std::bind and lambda functions 1

In the “no raw loops” series I have been glossing over the details of std::bind and lambda. I want to dive a little more deeply into some of those details.

I am not going to explore all of the details, as with everything I post I am going to focus on the parts that are interesting and useful to me. If you are looking for definitive descriptions of what is going on, I highly recommend these three references:

The standard looks intimidating, it is written in a very precise subset of English, but with a little practice at reading “standardese” it is very approachable, well written and useful. It is worth taking the time to get used to it.

Let’s go back to basics. If you understand C function pointers skip this installment, the C++ stuff won’t arrive until later.

Let’s go back to C and a simple function in C:

double add( int i, float f )
{
    return i + f;
}

What can we do with this function? The first obvious thing we can do is to call it:

int i = 7;
float f = 10.5f;
double d = add( i, f );
printf( "%f\n", d );

How do we call it? We follow the name of the function with round brackets () and put the list of arguments to the function inside the round brackets. The result of the expression add( i, f ) is the return value and type of the function.

The round brackets are known as the function call operator. Notice that word operator, it’s a word that comes up a lot in C and C++. In general you have something being operated upon (maybe several somethings) and an operator that defines what is happening. For example:

int i = 7;
++i;

We take a thing with a name – i – of type int and apply an operator – ++ – to it.

In the case of our function we take a thing with a name – add – of type unknown (at least at the moment it’s unknown, we’ll get to it soon) and apply an operator – () – to it.

There is definitely some common ground between an int and our function. Is there more common ground? C provides us with something else we can do with functions. We can create a function pointer and point it at a function. The syntax is wacky (but if we had a problem with wacky syntax we shouldn’t be programming in C or C++):

double (*pFn)( int, float ) = &add;

To obtain the type of the function pointer we take the function prototype and remove the function name double ( int, float ), then we add (*) where the function name used to be to indicate that this is a pointer to a function double (*)( int, float ). That gives us the type of the function. In order to get a variable of that type we put in the name of the variable next to the (*)double (*pFn)( int, float ).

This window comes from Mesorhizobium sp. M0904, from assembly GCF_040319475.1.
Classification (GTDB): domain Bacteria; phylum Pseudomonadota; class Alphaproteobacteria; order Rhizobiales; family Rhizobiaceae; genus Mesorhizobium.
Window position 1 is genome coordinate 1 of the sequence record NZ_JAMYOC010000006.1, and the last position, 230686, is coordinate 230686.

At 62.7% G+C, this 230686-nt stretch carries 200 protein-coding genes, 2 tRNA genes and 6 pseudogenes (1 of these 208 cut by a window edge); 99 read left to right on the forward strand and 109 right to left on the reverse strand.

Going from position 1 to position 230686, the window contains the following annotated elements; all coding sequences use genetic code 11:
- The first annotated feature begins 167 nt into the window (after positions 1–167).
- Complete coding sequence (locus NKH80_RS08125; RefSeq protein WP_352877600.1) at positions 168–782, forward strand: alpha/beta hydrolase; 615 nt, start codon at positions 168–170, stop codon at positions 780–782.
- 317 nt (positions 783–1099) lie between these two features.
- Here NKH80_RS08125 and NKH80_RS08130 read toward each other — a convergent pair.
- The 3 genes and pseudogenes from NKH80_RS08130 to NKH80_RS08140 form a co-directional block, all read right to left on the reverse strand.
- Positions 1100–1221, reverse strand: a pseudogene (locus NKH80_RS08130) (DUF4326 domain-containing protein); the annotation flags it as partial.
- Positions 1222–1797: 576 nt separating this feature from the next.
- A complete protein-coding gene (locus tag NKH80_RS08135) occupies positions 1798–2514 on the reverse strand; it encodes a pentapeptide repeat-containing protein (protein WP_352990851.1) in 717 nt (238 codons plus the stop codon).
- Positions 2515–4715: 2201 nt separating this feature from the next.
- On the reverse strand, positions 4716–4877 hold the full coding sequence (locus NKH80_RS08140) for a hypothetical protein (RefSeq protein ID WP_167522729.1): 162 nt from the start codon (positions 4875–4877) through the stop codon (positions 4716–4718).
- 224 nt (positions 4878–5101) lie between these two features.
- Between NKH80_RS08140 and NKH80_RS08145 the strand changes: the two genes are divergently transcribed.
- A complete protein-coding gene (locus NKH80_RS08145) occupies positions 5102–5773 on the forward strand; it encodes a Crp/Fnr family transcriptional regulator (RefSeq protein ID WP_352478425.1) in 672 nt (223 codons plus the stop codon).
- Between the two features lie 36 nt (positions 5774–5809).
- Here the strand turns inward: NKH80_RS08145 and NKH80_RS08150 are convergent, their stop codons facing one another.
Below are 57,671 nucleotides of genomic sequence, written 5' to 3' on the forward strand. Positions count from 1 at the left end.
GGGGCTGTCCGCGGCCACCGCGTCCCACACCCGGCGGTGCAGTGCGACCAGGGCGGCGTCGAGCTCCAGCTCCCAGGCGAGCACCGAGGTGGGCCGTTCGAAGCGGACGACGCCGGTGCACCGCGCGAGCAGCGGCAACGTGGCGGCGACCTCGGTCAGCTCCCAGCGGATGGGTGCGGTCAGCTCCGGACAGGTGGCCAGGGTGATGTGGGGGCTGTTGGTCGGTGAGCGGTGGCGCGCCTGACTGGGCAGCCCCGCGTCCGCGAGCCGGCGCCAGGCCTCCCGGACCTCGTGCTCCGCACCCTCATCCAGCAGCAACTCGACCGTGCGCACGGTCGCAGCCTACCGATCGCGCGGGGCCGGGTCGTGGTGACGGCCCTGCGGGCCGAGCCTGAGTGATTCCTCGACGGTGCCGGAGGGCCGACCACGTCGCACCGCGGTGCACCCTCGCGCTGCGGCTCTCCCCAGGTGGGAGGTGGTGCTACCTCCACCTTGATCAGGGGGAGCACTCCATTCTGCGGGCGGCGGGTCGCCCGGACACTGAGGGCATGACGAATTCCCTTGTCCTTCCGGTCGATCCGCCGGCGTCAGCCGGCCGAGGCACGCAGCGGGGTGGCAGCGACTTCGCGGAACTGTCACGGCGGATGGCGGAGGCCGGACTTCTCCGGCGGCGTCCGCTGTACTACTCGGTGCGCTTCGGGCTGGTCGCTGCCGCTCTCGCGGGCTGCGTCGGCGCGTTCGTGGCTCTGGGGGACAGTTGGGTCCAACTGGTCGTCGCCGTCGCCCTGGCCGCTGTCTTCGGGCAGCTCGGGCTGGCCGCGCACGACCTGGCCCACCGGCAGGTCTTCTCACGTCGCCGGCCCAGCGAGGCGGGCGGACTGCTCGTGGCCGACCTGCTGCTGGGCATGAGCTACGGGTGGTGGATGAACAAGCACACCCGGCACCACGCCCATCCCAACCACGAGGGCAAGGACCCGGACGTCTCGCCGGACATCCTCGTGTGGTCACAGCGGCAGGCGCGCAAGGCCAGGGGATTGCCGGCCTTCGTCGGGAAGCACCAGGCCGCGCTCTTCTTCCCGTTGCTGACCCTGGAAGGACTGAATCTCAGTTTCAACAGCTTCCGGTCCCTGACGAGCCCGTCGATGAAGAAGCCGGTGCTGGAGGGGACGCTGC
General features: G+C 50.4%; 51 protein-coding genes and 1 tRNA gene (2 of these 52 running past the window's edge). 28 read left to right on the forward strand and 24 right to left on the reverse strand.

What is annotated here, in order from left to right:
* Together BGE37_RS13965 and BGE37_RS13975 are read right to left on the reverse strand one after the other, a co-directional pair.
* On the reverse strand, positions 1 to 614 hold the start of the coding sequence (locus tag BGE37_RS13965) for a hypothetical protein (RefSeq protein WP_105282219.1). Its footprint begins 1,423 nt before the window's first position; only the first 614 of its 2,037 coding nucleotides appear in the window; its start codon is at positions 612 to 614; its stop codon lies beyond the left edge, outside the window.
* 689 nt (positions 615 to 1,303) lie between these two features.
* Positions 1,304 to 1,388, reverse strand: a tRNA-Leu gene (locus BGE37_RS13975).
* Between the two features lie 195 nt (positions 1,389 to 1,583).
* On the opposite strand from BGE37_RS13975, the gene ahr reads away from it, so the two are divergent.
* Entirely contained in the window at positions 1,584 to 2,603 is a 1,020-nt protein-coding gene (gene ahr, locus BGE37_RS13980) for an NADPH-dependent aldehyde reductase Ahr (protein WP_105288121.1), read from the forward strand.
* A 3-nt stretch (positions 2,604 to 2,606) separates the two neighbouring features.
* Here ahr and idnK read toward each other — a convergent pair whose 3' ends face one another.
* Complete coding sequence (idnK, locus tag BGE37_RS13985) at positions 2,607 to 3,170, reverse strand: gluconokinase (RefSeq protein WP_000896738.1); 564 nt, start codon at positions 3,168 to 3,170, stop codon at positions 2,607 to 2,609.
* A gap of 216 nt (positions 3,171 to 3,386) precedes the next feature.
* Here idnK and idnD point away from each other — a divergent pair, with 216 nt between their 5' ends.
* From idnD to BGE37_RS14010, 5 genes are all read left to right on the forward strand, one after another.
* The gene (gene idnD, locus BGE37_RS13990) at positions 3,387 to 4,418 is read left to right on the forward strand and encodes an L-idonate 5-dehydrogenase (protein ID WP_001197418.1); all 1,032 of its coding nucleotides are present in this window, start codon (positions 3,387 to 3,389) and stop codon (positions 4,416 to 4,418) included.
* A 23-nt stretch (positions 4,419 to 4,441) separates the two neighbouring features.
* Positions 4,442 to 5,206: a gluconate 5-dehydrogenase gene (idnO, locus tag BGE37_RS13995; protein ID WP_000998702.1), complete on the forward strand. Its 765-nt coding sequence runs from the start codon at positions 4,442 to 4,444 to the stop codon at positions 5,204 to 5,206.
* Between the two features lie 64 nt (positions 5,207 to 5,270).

So we have pFn – a pointer to a function. We can dereference the pointer and apply the function call operator to it:

int i = 7;
float f = 10.5f;
double d = (*pFn)( i, f );
printf( "%f\n", d );

Given that it’s a pointer we should be able to change the function that it is pointing at. Here’s an unrealistic but illustrative example:

double mul( int i, float f )
{
    return i * f;
}

enum Operator
{
    OPERATOR_ADD,
    OPERATOR_MUL
};

double callOperator( enum Operator op, int i, float f )
{
    double (*pFn)( int, float );
    if( op == OPERATOR_ADD )
    {
        pFn = &add;
    }
    else 
    {
        pFn = &mul;
    }

    return (*pFn)( i, f );
}

Since pFn is a pointer, we might wonder what happens if we set it to NULL, then try to call it:

pFn = NULL;
d = (*pFn)( i, f );

As you might expect, calling a NULL function pointer falls squarely in the “don’t do that” category. In fact, it’s like attempting to dereference any other NULL pointer. On Visual Studio we get this:

Unhandled exception at 0x0000000000000000 in Blog.exe: 0xC0000005: Access violation executing location 0x0000000000000000.

On cygwin we get this:

Segmentation fault (core dumped)

We can make life simpler for ourselves in a couple of ways. The C standard allows us to omit the & (address of) operator when we assign a function to a pointer so instead of:

pFn = &add;

We can write:

pFn = add;

In a similar vein, we can omit the * (indirection) operator. Instead of:

d = (*pFn)( i, f );

We can write:

d = pFn( i, f );

Finally, we can use typedef to keep the wacky function pointer type syntax in one place:

typedef double (*FunctionPtr)( int, float );
FunctionPtr pFn = add;

We can now store a pointer to a function in a variable. That means we can save that function and use it later. We can pass the pointer to a function into another function, and return it from a function. Orginally the only thing we could do with our function was to call it (apply the function call operator to it), now we can pass it around in the same way as we pass ints around. This gets us into the world of “first class citizens” or “first class functions”.

There doesn’t appear to be a precise definition for a first class function, but it is safe to assume that if a function can only be called it is not a first class function, the function must be able to be stored and passed around to have any hope of being a first class function. There are a couple of Wikipedia articles with useful information:

First class citizen

First class functions

That’s it for part #1. We haven’t mentioned std::bind and lambdas yet, in fact we haven’t even made it into the right language. Stay tuned for part #2 where we move on to C++.

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